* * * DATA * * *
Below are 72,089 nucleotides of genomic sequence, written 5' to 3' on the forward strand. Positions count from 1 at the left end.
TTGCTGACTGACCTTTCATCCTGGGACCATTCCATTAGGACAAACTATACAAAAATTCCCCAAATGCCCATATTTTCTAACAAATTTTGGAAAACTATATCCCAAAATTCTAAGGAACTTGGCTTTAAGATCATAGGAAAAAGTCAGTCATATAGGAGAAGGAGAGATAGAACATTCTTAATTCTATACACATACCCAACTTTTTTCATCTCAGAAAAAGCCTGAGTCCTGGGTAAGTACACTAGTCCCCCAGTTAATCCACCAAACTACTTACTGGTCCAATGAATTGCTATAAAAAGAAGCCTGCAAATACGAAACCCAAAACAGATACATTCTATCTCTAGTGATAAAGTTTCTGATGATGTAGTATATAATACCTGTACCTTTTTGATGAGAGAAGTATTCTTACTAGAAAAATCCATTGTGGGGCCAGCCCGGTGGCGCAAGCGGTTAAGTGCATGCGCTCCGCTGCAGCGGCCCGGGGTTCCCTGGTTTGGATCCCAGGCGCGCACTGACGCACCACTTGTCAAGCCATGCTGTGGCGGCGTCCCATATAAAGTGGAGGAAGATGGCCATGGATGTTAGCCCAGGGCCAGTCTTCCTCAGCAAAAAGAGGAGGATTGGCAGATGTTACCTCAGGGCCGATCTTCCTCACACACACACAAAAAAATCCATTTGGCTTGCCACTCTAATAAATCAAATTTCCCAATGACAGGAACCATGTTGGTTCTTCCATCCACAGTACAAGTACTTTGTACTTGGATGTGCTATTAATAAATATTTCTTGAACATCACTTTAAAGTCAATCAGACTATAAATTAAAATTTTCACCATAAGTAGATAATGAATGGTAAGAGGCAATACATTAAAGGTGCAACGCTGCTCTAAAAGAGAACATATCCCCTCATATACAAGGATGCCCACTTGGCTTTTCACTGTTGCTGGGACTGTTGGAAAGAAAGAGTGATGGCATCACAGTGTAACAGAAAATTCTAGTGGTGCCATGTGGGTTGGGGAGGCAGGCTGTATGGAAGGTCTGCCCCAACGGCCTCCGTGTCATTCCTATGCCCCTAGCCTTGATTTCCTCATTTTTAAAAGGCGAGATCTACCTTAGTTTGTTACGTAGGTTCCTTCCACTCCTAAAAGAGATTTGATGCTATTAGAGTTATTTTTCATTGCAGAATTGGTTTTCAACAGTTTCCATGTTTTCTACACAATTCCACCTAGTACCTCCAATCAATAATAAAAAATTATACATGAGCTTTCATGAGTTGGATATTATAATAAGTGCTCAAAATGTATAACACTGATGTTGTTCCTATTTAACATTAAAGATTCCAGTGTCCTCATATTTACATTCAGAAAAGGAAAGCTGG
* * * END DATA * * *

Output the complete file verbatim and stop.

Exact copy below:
Below are 72,089 nucleotides of genomic sequence, written 5' to 3' on the forward strand. Positions count from 1 at the left end.
TTGCTGACTGACCTTTCATCCTGGGACCATTCCATTAGGACAAACTATACAAAAATTCCCCAAATGCCCATATTTTCTAACAAATTTTGGAAAACTATATCCCAAAATTCTAAGGAACTTGGCTTTAAGATCATAGGAAAAAGTCAGTCATATAGGAGAAGGAGAGATAGAACATTCTTAATTCTATACACATACCCAACTTTTTTCATCTCAGAAAAAGCCTGAGTCCTGGGTAAGTACACTAGTCCCCCAGTTAATCCACCAAACTACTTACTGGTCCAATGAATTGCTATAAAAAGAAGCCTGCAAATACGAAACCCAAAACAGATACATTCTATCTCTAGTGATAAAGTTTCTGATGATGTAGTATATAATACCTGTACCTTTTTGATGAGAGAAGTATTCTTACTAGAAAAATCCATTGTGGGGCCAGCCCGGTGGCGCAAGCGGTTAAGTGCATGCGCTCCGCTGCAGCGGCCCGGGGTTCCCTGGTTTGGATCCCAGGCGCGCACTGACGCACCACTTGTCAAGCCATGCTGTGGCGGCGTCCCATATAAAGTGGAGGAAGATGGCCATGGATGTTAGCCCAGGGCCAGTCTTCCTCAGCAAAAAGAGGAGGATTGGCAGATGTTACCTCAGGGCCGATCTTCCTCACACACACACAAAAAAATCCATTTGGCTTGCCACTCTAATAAATCAAATTTCCCAATGACAGGAACCATGTTGGTTCTTCCATCCACAGTACAAGTACTTTGTACTTGGATGTGCTATTAATAAATATTTCTTGAACATCACTTTAAAGTCAATCAGACTATAAATTAAAATTTTCACCATAAGTAGATAATGAATGGTAAGAGGCAATACATTAAAGGTGCAACGCTGCTCTAAAAGAGAACATATCCCCTCATATACAAGGATGCCCACTTGGCTTTTCACTGTTGCTGGGACTGTTGGAAAGAAAGAGTGATGGCATCACAGTGTAACAGAAAATTCTAGTGGTGCCATGTGGGTTGGGGAGGCAGGCTGTATGGAAGGTCTGCCCCAACGGCCTCCGTGTCATTCCTATGCCCCTAGCCTTGATTTCCTCATTTTTAAAAGGCGAGATCTACCTTAGTTTGTTACGTAGGTTCCTTCCACTCCTAAAAGAGATTTGATGCTATTAGAGTTATTTTTCATTGCAGAATTGGTTTTCAACAGTTTCCATGTTTTCTACACAATTCCACCTAGTACCTCCAATCAATAATAAAAAATTATACATGAGCTTTCATGAGTTGGATATTATAATAAGTGCTCAAAATGTATAACACTGATGTTGTTCCTATTTAACATTAAAGATTCCAGTGTCCTCATATTTACATTCAGAAAAGGAAAGCTGG